The Arizona Supreme Court ruled Wednesday that the state can’t criminally charge public college students for having and using marijuana on campus if they have a medical marijuana card.
The high court said a 2012 law banning medical marijuana on college campuses violated the Arizona Constitution’s protections for voter-approved laws. The court also vacated a marijuana possession conviction for the student, Andre Maestas, who fought the law.
An appellate court decision last year came to the same conclusion, saying the state violated the Arizona Constitution when it passed the 2012 law criminalizing cardholders’ possession or use of marijuana on college campuses.
When voters approved the Arizona Medical Marijuana Act in 2010, the act specifically said marijuana couldn’t be used or possessed in preK-12 schools, on school buses or in prisons, the Arizona Supreme Court noted.
The list of excluded places didn’t include college campuses, so the court ruled that voters didn’t intend to criminalize medical marijuana possession or use on campus.
Possession, use of marijuana still banned
But don’t light up yet, college smokers: Universities still ban the use and possession of marijuana on campus.
It’s just not a criminal violation for cardholders now.
That’s the case in other states that legalize marijuana for medicinal or recreational use. Public colleges and universities across the country prohibit the use and possession of marijuana on campuses because they must comply with federal laws to receive federal funding, they say.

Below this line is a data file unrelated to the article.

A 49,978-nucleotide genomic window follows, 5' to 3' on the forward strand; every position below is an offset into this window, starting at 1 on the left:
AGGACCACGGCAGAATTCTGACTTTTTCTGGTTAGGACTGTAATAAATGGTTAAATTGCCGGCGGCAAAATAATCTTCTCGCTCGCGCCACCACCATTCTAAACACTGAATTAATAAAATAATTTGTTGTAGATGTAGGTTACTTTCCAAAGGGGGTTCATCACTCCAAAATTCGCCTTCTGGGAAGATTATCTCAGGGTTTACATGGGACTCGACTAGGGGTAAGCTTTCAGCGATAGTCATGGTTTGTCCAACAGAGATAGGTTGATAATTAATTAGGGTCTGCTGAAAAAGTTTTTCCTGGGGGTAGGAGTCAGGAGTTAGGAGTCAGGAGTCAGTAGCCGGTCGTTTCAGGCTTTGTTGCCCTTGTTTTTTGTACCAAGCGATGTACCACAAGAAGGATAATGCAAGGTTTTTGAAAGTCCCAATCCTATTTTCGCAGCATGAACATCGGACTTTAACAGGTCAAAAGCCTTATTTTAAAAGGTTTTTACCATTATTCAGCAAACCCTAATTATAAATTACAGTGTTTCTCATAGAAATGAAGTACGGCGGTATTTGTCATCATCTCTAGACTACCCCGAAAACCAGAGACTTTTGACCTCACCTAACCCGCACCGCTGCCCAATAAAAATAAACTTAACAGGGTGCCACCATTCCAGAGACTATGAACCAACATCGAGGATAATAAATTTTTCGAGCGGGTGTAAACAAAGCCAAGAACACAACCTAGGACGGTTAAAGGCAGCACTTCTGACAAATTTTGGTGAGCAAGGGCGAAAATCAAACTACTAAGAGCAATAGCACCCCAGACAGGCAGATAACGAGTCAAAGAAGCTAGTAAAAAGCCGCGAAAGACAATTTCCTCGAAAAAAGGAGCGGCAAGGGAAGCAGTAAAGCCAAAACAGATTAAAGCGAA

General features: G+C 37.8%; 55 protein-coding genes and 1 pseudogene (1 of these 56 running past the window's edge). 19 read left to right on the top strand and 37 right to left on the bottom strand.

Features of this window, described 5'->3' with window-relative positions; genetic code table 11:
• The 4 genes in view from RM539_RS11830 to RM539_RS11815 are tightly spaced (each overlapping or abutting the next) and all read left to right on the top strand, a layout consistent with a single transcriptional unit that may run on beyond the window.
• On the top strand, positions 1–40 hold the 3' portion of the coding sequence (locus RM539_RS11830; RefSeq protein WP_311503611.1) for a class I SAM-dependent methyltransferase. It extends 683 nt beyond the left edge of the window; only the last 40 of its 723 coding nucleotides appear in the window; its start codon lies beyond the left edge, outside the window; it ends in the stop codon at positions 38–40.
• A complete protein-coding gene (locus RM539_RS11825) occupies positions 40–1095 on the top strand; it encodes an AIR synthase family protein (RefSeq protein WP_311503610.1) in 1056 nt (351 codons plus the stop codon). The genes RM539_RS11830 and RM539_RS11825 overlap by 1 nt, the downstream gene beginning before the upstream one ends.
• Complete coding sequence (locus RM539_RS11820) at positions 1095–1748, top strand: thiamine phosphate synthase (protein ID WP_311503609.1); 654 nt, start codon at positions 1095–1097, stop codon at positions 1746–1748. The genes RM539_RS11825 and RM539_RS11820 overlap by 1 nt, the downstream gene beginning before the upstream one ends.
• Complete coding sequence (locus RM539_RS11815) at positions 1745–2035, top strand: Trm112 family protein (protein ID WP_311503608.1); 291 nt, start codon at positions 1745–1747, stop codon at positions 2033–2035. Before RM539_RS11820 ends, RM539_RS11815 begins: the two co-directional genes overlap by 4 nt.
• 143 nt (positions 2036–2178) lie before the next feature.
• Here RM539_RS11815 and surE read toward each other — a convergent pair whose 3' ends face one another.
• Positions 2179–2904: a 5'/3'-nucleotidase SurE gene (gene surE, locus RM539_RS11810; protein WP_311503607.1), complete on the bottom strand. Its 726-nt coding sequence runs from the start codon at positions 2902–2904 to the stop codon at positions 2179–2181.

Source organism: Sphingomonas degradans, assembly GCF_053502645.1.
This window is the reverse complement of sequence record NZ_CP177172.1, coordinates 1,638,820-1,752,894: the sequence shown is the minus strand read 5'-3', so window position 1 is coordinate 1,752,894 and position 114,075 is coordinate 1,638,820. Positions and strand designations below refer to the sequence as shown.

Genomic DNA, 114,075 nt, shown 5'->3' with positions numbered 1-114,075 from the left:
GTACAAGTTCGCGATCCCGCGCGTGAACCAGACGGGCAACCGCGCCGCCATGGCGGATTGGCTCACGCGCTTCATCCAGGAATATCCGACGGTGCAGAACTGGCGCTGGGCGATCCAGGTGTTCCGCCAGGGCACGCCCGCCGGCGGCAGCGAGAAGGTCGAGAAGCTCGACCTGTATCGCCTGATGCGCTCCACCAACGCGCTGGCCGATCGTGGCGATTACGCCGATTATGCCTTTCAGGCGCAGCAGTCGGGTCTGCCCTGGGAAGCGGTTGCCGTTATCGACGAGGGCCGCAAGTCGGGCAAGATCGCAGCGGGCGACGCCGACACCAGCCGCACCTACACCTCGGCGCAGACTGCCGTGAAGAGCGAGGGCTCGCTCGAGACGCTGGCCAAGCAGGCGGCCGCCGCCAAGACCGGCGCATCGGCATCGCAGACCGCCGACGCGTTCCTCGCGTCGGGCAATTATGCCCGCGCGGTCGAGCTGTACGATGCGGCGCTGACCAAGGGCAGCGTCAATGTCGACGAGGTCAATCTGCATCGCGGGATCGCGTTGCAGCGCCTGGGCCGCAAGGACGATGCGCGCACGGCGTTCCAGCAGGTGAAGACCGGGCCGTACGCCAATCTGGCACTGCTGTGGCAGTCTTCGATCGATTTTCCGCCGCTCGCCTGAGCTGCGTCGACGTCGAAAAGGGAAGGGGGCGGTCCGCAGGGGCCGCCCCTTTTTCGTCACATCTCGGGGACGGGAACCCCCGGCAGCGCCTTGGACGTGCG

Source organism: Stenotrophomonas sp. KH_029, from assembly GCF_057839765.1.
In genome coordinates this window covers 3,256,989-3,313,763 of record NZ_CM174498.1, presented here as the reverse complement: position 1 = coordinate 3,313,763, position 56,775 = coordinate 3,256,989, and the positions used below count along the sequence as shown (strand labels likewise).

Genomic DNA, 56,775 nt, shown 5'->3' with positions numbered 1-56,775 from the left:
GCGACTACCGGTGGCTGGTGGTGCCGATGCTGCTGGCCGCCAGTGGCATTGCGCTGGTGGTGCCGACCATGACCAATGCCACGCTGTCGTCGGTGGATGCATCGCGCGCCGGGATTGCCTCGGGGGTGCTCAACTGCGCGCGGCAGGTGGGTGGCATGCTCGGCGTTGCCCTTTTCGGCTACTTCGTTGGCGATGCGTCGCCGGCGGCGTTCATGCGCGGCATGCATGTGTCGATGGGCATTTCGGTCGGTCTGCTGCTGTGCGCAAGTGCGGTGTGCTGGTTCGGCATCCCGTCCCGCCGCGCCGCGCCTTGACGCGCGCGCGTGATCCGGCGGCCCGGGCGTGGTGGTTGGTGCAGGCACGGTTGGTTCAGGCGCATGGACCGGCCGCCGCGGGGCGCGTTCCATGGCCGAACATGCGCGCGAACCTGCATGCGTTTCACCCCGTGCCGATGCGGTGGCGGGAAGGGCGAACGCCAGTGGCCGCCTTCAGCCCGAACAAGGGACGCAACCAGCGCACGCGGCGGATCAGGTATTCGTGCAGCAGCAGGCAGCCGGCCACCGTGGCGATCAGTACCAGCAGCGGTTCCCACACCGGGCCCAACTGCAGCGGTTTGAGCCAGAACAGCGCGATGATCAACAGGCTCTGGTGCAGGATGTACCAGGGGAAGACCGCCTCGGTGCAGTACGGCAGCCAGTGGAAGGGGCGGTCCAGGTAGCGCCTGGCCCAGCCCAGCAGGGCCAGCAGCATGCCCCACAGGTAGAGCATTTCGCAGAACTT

Marijuana is still illegal under federal law, though 30 states and the District of Columbia have approved its use to some degree.
But students at most schools typically face disciplinary actions by the colleges for violating the rules, not legal ramifications.
So far this year, ASU campus police have made 45 arrests related to marijuana possession or use, according to campus crime logs.
On the university’s website, ASU cautions students that marijuana use and possession isn’t allowed on property the school owns or leases.
“Students with a medical marijuana card cannot use marijuana on campus or in ASU residence halls. Those caught using marijuana at ASU are subject to disciplinary action and arrest,” the university website says.
The Arizona Board of Regents reiterated Wednesday that federal law and board policy both prohibit the use and possession of marijuana and other illegal drugs on university campuses.
“While the Arizona Supreme Court today has ruled that medical marijuana patients are not subject to criminal arrest if they have their drug on college and university campuses, the universities and the board may enforce administrative policies prohibiting drugs on campus,” the regents said in a statement.
ASU, Northern Arizona University and the University of Arizona have all indicated to the board that they will continue to enforce the board policy and federal laws on illegal drugs, the regents said.
It’s unknown exactly how many people who live, work or attend classes on college campuses in Arizona have medical marijuana cards.
The Arizona Department of Health Services doesn’t track how many medical marijuana cardholders are on college campuses. But about one-fourth of the state’s about 167,000 cardholders are age 30 or younger, the most recent numbers compiled by the department show.